I tend to find the places that know more about beer — so have better beers in general — are better about this, and I assume that you're not griping about some beers starting with a bigger head on them and losing it on the way to your table. A wit should have a pretty big head, overall.
posted by klangklangston at 8:30 PM on October 13, 2016

This happens at coffee shops as well, under the guise of "room for cream?" When the coffee cup is filled to 75% or so, I simply ask "may I have a little more?" and that gets the point across.

This works for beer as well.
posted by seawallrunner at 8:30 PM on October 13, 2016 [5 favorites]

OK. I didn't think of this earlier, but I can give you my insights on this as a former American bar-tender :)

I do not know for sure that our glasses were exactly 16 fl. oz., but they were around that, if not. I would usually leave about 1/2" or slightly less of head on a light beer. Not to try to cheat anybody, wasn't even thinking about that; just because it looks nicer and seemed to me to be a little classier than running the swill up to the rim and over. We sold a lot more pitchers and bottled beer than single drafts, so I would often be pouring a group's first round for them out of their pitcher, which means there's no cheating doing that anyway.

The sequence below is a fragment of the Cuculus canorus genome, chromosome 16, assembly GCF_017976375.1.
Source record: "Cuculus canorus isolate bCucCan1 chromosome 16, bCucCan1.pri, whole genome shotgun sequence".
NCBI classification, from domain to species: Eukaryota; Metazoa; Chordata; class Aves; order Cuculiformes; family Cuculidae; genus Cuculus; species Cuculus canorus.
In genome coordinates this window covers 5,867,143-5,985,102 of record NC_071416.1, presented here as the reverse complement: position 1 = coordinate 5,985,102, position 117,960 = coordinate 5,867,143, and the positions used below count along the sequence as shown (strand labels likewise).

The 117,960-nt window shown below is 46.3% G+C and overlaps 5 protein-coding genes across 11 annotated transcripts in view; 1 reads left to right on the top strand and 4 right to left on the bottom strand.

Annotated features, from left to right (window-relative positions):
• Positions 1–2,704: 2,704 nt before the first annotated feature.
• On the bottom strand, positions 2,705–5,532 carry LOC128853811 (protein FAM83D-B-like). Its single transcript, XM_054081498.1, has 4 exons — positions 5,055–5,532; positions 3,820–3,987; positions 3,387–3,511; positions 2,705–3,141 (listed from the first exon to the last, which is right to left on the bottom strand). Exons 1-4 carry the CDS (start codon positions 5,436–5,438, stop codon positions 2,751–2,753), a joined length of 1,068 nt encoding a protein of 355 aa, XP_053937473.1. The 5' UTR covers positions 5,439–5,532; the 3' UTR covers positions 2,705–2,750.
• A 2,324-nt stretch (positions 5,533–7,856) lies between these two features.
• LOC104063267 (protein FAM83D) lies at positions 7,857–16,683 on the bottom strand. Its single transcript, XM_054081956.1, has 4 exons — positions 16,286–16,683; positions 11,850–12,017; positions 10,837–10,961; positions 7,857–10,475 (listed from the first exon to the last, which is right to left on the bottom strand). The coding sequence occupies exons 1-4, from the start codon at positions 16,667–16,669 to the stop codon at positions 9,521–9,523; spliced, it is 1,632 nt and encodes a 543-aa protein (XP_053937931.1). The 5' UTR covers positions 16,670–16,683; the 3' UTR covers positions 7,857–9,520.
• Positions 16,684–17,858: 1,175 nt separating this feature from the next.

Occasionally, someone would ask me to top it up instead. And I would, no problems. It never offended or annoyed me, not even a little. It was just another individual preference thing for that customer. I would try hard to remember that they liked it topped up, too, and do it for all their subsequent drinks, the same way I try to remember everyone's preferences and little quirks. I thought of that as just giving great customer service, which I tried to do both as a point of professional pride and, of course, to maximize my tip revenue.

And I never even considered the additional cost involved in that. Draft beer is just really fucking cheap. The owner was even cool w/ me giving away domestic drafts to my friends (kindof in exchange for being honest and not secretly slipping them liqour, like most people would).